The Bush administration, which is preparing a review of its Afghan policy in the post-Taliban era, is expected to acknowledge that Pakistan "wasted" the $10 billion US aid to root out terrorists from the country, The New York Times has reported.
The Bush administration report, in the making for some time now, would be submitted to President-elect Barack Obama and his national security team in a week or two, the influential daily said.
"The review contains an array of options, including telling Pakistan's military that billions of dollars in American aid will depend on the military's being reconfigured to effectively fight militants," the Times said in its report.
"We've gone seven long years proclaiming that Pakistan was an ally and that it was doing everything we asked in the war on terror," an unnamed Bush administration official, involved in drafting the report, was quoted as saying.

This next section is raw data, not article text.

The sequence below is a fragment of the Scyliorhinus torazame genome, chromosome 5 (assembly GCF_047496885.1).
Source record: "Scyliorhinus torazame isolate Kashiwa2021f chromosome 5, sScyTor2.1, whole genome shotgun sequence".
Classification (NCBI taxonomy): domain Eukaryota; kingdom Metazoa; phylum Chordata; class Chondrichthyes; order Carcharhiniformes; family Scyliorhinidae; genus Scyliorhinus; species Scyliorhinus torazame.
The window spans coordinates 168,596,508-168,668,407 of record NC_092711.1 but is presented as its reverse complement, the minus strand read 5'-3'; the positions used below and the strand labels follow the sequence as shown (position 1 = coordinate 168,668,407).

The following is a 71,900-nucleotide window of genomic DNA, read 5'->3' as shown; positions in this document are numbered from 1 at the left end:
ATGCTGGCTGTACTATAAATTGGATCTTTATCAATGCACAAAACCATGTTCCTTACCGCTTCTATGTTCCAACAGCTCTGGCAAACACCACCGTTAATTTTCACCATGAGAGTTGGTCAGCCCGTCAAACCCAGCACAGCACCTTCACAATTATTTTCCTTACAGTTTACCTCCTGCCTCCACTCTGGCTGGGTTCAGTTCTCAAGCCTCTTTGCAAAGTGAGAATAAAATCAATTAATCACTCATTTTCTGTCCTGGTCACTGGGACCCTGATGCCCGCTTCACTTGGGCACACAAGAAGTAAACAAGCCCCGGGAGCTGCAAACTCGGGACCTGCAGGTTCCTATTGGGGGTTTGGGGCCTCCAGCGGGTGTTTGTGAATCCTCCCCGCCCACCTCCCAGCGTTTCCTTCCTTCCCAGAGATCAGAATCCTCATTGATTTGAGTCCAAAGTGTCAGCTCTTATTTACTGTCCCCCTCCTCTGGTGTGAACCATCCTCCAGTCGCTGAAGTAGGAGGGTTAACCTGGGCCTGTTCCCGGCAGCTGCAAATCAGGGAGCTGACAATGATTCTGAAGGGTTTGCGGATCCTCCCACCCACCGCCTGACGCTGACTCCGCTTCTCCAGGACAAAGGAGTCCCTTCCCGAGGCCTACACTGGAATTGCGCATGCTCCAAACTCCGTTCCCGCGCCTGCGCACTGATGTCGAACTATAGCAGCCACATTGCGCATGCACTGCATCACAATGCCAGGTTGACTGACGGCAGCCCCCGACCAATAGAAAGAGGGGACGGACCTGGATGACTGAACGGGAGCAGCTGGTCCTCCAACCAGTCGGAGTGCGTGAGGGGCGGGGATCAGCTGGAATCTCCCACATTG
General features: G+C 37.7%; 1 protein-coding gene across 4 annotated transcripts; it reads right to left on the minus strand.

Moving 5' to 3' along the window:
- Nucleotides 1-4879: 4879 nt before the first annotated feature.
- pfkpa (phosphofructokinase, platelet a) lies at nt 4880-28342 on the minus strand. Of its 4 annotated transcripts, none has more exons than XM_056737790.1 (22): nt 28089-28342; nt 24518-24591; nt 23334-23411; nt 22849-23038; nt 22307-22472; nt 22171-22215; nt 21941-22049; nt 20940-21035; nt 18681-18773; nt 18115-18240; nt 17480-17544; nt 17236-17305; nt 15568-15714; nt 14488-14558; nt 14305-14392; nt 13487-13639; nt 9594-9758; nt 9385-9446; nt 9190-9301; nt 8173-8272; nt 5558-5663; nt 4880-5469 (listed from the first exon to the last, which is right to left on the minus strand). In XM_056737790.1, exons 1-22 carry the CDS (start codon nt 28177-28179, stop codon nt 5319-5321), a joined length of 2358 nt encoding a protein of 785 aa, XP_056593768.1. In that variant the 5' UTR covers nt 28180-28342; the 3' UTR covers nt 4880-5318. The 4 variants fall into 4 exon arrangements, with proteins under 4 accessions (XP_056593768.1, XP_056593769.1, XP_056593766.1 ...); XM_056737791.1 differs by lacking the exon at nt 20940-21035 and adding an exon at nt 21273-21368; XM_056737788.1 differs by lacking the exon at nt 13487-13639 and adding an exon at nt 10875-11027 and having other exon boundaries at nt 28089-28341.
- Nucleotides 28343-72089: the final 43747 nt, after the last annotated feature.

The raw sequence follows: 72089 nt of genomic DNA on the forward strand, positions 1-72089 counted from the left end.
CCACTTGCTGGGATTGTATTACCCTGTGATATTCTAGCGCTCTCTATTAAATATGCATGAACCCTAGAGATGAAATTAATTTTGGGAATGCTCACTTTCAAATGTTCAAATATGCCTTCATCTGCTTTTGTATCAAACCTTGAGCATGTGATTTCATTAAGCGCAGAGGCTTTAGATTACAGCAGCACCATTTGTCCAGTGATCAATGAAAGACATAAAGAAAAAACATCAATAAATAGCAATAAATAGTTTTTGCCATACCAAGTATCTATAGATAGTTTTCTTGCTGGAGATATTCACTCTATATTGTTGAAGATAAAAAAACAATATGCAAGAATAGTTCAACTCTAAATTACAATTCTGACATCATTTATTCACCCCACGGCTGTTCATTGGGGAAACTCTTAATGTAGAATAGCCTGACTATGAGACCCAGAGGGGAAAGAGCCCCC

"And the truth is that $10 billion later, they still don't have the basic capacity for counterinsurgency operations. What we are telling Obama and his people is that has to be reversed," the official said.
In fact, top leaders of the Obama administration, including Vice President-elect Joe Biden, has been arguing the same for more than a year now.
Biden, who headed the powerful Senate Foreign Relations Committee, till he was elected the vice president, had been arguing that Pakistan used all the money it received from the US to fight terrorists to build up its army against India.
According to the newspaper, the report was completed just before the Mumbai terrorist attack and it is being updated to add the latest developments.
"The real danger here is that what happened in Mumbai is gong to reinforce all the instincts to focus on India," another official familiar with the contents of the strategy review was quoted as saying by the newspaper. "It worsens their paranoia," the official said.